(Bloomberg) — Coffee exports from Ethiopia, Africa’s second-biggest shipper of the beans, may rise at least 7 percent this year, the Ethiopian Coffee Exporters’ Association said.
Exports are expected to be “no less” than 150,000 metric tons in the six months through July 7, the second half of Ethiopia’s fiscal year, Tesfaye Kenea, acting general manager of the association, said in an interview today in the capital, Addis Ababa.
Shipments in the first half totalled about 60,000 tons, 35,000 tons less than the same period a year earlier, Tesfaye said. Exports declined mainly because the crop was delayed for two months by a “lengthy” rainy season and because “the New York price is going down, but the Ethiopian price is not going down proportionally,” Tesfaye said.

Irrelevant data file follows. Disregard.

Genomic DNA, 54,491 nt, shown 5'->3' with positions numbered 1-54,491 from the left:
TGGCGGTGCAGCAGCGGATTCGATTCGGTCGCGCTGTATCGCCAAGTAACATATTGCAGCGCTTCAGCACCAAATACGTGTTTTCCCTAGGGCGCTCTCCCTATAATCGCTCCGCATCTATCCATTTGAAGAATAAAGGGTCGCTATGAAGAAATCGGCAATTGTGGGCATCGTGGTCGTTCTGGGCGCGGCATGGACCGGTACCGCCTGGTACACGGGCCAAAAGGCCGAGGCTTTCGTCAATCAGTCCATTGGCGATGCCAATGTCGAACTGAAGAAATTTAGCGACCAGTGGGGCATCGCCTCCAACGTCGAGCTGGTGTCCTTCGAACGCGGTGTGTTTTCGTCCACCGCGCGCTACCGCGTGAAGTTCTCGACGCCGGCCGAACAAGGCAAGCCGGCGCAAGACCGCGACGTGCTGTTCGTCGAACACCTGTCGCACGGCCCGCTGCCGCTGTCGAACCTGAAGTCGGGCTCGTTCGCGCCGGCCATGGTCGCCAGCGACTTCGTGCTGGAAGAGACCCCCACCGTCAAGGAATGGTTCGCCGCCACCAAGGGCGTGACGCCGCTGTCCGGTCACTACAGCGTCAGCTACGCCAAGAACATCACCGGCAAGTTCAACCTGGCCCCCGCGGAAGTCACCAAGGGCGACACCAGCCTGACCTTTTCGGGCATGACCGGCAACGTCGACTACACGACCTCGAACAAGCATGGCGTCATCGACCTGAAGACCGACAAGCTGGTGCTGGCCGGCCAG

Arabica coffee for May delivery has fallen 12 percent so far this year, and traded at $1.9920 a pound on ICE Futures U.S. at 9:43 a.m. in New York. Ethiopian buyers currently pay an average of $1.9883 per pound, according to data from the Ethiopia Commodity Exchange.
Ethiopia, Africa’s largest coffee producer, relies on the beans to generate about a third of its foreign-currency earnings. Exports of 196,119 tons brought in $841.7 million last year, according to the country’s Trade Ministry.
–Editors: Paul Richardson, Karl Maier.
To contact the reporter on this story: William Davison in Addis Ababa via Nairobi at email@example.com.